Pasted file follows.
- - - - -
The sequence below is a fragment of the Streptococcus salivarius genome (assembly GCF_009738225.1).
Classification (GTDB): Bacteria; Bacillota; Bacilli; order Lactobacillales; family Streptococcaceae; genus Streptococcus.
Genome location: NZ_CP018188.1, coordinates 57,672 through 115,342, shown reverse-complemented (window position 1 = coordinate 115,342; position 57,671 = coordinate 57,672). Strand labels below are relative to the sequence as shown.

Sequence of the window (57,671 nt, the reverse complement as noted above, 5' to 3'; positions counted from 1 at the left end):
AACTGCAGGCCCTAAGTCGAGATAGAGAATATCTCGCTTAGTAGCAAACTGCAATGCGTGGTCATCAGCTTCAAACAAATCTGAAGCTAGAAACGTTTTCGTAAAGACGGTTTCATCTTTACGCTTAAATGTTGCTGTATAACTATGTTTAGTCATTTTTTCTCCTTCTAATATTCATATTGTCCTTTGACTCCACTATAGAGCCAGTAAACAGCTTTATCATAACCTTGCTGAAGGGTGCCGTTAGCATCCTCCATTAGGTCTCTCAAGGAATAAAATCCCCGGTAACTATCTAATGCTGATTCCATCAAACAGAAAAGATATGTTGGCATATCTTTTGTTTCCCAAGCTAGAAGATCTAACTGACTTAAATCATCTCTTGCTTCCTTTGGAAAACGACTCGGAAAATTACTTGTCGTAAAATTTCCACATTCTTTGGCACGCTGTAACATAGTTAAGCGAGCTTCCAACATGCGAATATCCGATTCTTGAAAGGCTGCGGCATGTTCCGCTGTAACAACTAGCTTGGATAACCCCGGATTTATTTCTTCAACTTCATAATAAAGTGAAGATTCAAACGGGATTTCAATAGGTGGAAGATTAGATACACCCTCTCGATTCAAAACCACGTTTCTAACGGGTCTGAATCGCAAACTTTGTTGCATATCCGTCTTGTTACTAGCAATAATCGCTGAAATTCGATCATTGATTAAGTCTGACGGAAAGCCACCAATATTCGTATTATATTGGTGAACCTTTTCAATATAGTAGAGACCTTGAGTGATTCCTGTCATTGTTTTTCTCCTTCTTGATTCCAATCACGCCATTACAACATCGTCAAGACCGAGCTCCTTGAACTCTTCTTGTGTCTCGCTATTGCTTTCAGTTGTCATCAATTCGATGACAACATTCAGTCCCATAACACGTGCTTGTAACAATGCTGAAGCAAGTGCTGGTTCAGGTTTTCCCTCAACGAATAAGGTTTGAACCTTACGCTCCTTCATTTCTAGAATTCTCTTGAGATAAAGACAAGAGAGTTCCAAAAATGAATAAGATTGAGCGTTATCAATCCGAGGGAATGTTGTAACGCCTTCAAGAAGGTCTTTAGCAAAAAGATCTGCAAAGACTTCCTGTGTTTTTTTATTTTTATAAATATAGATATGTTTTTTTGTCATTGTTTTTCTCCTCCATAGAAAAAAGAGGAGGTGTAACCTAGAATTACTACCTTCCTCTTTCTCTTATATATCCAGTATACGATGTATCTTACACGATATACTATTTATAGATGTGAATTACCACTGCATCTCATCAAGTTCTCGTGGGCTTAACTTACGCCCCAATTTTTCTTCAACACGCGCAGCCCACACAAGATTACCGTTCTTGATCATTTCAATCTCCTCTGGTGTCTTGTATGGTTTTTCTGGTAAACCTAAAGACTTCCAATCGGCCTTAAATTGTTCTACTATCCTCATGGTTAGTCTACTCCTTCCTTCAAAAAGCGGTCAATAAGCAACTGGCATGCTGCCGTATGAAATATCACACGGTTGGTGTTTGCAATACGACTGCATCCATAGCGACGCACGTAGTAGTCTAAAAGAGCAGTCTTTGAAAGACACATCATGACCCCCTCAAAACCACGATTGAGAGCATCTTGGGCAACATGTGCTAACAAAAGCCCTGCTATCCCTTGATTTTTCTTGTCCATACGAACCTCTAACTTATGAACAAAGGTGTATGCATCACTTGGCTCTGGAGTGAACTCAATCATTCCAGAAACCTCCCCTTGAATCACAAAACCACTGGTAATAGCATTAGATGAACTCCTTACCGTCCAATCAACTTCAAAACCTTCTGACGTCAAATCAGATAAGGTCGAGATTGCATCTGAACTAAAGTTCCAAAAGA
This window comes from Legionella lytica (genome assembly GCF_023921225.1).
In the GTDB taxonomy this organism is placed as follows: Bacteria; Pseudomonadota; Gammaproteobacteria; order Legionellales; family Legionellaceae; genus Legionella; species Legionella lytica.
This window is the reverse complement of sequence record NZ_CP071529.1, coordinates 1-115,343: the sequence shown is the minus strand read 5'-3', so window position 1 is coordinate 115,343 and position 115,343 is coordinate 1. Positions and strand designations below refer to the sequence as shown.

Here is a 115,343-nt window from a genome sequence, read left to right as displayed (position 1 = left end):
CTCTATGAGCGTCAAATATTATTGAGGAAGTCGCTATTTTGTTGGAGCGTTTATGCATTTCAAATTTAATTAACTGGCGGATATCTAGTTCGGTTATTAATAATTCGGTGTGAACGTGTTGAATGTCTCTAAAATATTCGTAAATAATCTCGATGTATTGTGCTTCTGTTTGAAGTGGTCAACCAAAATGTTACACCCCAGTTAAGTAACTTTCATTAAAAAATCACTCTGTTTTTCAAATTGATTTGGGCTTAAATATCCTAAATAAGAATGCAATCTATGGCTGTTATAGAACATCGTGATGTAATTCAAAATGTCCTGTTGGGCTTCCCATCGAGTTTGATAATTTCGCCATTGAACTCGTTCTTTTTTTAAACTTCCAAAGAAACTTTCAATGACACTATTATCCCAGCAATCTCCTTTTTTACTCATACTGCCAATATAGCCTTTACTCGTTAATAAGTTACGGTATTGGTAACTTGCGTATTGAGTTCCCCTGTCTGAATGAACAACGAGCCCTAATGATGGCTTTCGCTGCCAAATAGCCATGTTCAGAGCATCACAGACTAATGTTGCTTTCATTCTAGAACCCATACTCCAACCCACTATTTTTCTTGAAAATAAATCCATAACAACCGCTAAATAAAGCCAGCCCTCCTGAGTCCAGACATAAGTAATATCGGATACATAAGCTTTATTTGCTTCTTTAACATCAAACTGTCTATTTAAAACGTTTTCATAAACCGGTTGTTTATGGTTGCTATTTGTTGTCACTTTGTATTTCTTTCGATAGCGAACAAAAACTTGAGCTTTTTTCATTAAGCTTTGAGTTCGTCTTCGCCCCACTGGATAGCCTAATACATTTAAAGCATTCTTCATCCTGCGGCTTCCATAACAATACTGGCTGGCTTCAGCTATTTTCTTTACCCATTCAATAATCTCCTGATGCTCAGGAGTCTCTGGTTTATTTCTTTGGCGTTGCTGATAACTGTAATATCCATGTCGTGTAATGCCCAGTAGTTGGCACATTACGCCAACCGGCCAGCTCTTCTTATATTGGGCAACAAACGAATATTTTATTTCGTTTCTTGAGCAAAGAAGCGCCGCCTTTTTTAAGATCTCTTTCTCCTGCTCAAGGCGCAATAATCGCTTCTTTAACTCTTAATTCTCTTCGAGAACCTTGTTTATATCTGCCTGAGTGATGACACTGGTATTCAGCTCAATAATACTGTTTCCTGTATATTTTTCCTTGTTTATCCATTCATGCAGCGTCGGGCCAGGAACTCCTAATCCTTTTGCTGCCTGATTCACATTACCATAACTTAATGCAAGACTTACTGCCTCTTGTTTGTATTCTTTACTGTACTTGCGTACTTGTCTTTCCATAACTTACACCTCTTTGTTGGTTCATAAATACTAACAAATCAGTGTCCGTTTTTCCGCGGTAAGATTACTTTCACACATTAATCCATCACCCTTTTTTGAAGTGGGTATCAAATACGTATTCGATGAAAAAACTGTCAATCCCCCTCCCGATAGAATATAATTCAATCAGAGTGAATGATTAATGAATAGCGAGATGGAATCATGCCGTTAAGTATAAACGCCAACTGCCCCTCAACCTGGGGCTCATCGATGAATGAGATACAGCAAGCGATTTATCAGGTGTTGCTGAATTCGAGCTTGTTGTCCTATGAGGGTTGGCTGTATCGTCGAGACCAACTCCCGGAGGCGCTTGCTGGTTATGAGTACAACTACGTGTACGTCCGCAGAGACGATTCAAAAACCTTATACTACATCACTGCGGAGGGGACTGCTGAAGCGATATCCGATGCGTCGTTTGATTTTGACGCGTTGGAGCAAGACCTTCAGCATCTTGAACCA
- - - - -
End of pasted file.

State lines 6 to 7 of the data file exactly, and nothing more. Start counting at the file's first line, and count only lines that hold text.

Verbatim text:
This window comes from Legionella lytica (genome assembly GCF_023921225.1).
In the GTDB taxonomy this organism is placed as follows: Bacteria; Pseudomonadota; Gammaproteobacteria; order Legionellales; family Legionellaceae; genus Legionella; species Legionella lytica.